Preventive diplomacy and peacekeeping: Tajikistan
In 1992, Tajikistan faced an acute social and economic crisis following the breakup of the Soviet Union. Its stability was further upset by clan, regional and political tensions, and by differences between secularists and pro-Islamic traditionalists. In May 1992, the Tajik opposition seized power de facto, but, defeated by government forces eight months later, fled to Afghanistan and continued a sporadic armed insurgency from across the border. By mid-1993, an estimated 50,000 people, mostly civilians, had been killed, some 600,000 had been displaced internally, and many thousands of others had fled to other countries.
In September 1992, the President of Uzbekistan invited the United Nations Secretary-General to dispatch a fact-finding mission to the area. This mission was followed in succession first by a "good offices" mission and then by a small group of political, military and humanitarian officers. In April 1993, the group warned of a possible escalation of the conflict. Acting urgently, the Secretary-General appointed, on 26 April, a Special Envoy for Tajikistan to help obtain agreement on a ceasefire and, among other things, make good offices available to help set up a process of negotiation.
These efforts began to bear fruit with the holding of a series of inter-Tajik talks and the signing, in September 1994, of a temporary ceasefire, the establishment of a monitoring mechanism and a request for United Nations military observers. The Secretary-General attached a small number of observers to the UN group pending a decision by the Security Council to establish an observer mission. That decision came in December 1994, when the Security Council set up the United Nations Mission of Observers in Tajikistan (UNMOT). UNMOT assisted Tajikistan until 15 May 2000.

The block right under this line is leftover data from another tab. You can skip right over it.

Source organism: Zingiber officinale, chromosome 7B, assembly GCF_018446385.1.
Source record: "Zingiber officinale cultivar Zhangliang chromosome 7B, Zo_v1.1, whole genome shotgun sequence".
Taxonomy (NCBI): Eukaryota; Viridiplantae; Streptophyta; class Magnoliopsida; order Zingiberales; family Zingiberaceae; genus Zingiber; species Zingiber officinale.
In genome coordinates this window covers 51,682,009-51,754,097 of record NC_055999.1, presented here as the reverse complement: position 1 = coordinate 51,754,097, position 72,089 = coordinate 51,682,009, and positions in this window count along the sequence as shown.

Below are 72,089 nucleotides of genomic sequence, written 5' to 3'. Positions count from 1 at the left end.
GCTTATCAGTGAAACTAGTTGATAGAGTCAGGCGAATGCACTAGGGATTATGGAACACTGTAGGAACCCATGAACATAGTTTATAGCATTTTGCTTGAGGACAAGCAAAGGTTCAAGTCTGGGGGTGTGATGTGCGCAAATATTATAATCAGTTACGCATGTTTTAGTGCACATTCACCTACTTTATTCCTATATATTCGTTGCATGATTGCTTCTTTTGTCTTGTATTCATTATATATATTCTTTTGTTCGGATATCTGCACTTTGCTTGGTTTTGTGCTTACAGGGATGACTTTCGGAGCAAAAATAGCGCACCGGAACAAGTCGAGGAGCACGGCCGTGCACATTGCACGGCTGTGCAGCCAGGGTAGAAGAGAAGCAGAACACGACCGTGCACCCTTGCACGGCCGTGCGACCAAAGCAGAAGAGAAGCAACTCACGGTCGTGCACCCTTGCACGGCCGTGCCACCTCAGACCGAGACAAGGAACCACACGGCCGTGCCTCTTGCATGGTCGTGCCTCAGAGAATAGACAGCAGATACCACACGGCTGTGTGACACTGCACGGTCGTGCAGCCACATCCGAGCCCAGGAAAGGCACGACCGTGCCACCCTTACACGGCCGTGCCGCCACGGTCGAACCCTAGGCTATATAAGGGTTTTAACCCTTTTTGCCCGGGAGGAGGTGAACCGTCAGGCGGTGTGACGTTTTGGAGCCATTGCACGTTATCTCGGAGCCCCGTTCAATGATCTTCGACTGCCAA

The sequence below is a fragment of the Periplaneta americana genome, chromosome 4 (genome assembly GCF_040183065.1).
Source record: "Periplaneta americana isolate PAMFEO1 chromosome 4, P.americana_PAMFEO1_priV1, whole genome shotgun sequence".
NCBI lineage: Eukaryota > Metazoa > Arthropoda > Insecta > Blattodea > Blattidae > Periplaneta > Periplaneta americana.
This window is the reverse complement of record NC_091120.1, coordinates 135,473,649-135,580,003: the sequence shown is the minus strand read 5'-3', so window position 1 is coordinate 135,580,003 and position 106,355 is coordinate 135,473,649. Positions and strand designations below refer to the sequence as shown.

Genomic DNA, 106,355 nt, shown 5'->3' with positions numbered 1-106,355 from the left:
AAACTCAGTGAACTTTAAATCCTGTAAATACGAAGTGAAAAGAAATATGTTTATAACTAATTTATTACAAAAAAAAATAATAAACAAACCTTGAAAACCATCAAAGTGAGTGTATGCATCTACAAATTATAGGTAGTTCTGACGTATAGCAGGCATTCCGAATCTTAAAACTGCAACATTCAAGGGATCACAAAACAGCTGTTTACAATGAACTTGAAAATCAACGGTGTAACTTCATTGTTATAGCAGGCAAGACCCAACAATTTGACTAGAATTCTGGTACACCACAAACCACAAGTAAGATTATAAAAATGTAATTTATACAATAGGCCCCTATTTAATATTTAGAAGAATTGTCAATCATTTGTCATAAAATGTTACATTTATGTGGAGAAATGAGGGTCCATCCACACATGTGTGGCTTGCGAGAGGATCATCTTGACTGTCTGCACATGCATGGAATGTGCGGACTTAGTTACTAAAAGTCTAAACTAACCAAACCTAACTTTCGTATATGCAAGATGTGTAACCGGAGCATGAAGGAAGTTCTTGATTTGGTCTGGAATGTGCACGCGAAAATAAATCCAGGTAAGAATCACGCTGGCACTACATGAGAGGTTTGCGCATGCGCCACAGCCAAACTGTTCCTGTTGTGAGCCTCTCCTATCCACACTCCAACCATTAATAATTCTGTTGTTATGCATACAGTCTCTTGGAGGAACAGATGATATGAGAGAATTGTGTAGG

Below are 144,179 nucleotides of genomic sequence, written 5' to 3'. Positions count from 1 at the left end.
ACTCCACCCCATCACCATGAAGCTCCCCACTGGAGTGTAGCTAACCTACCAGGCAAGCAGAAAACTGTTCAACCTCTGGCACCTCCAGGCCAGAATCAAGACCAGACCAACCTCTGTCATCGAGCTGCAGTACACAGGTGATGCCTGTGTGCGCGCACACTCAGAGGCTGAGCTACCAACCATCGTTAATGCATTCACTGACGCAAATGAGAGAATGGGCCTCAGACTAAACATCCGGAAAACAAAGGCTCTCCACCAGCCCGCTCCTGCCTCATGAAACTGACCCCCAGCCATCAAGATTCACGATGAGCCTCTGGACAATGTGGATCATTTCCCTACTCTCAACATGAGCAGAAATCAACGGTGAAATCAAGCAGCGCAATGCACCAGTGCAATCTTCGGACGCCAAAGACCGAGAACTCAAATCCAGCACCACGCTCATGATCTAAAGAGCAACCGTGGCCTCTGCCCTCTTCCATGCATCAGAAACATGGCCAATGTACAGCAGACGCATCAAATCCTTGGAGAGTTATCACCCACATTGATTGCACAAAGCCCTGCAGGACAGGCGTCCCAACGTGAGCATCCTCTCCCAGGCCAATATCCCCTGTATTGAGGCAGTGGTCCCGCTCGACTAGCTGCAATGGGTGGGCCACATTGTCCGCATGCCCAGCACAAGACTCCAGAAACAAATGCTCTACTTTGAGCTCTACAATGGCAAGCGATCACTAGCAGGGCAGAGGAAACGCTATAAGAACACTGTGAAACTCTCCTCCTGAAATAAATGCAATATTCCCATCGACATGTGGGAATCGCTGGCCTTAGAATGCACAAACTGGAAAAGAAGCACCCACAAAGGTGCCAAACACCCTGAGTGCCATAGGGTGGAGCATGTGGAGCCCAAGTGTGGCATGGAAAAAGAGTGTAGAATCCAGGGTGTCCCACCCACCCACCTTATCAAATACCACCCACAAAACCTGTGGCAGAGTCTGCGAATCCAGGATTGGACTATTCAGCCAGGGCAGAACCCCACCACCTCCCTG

Reflecting on these efforts and the overall positive outcome of the peace process, the Secretary-General noted the early engagement of the United Nations, sustained political support of the Security Council and regional States, cooperation with other organizations, effective crisis management, and, above all, the clear will of the Tajik people to end the war and pursue a political solution.
Preventive action: The former Yugoslav Republic of Macedonia
In mid-1991, the break-up of Yugoslavia resulted in armed conflict between, among and within its various parts. Although the fighting had not spread to the former Yugoslav Republic of Macedonia, the president of that republic requested the presence of United Nations observers. Their mandate would be essentially preventive, that is, they would monitor and report any developments that could undermine the stability of the republic and threaten its territory. Accordingly, UN troops, observers and civilian police monitors were deployed along the border areas and were successful in reducing tensions, facilitating the management of border areas, and defusing border incidents.
By 1994, it was recognized that likely sources of instability included internal factors. The political situation in the country was extremely complex, in part because of the countryís ethnic mix. Tensions were high between the Government and elements among the ethnic Albanian population, who were demanding improvements in their political, economic, social, cultural and educational status. There were also tensions between the Government and nationalist elements among the ethnic Macedonian majority. In addition, the economy was in decline and unemployment was high. In this context, the Security Council encouraged the Secretary-Generalís Special Representative to use his good offices to contribute to the maintenance of peace and stability. Accordingly, the UN mission began monitoring developments in the country, including possible areas of conflict, with a view to promoting reconciliation among the various groups. The mission also offered ad hoc community services and humanitarian assistance. The Security Council eventually expanded the missionís tasks to include monitoring and reporting on illicit arms flows and other prohibited activities.